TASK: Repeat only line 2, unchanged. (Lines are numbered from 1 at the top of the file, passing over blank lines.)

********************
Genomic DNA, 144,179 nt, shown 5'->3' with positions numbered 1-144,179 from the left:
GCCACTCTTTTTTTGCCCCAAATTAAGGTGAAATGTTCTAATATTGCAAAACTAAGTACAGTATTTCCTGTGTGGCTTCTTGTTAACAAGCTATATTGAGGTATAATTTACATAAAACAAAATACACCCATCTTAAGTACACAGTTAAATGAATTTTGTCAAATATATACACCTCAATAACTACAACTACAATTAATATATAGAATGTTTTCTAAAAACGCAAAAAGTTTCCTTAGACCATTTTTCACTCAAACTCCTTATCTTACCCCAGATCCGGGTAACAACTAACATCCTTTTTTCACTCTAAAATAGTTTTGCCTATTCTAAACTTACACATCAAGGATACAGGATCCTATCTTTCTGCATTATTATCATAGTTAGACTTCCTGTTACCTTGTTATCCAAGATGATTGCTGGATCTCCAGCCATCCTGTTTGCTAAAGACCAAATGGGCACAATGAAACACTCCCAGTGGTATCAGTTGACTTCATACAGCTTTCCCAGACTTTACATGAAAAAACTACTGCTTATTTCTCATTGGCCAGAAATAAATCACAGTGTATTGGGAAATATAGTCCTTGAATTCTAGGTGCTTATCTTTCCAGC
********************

GCCACTCTTTTTTTGCCCCAAATTAAGGTGAAATGTTCTAATATTGCAAAACTAAGTACAGTATTTCCTGTGTGGCTTCTTGTTAACAAGCTATATTGAGGTATAATTTACATAAAACAAAATACACCCATCTTAAGTACACAGTTAAATGAATTTTGTCAAATATATACACCTCAATAACTACAACTACAATTAATATATAGAATGTTTTCTAAAAACGCAAAAAGTTTCCTTAGACCATTTTTCACTCAAACTCCTTATCTTACCCCAGATCCGGGTAACAACTAACATCCTTTTTTCACTCTAAAATAGTTTTGCCTATTCTAAACTTACACATCAAGGATACAGGATCCTATCTTTCTGCATTATTATCATAGTTAGACTTCCTGTTACCTTGTTATCCAAGATGATTGCTGGATCTCCAGCCATCCTGTTTGCTAAAGACCAAATGGGCACAATGAAACACTCCCAGTGGTATCAGTTGACTTCATACAGCTTTCCCAGACTTTACATGAAAAAACTACTGCTTATTTCTCATTGGCCAGAAATAAATCACAGTGTATTGGGAAATATAGTCCTTGAATTCTAGGTGCTTATCTTTCCAGC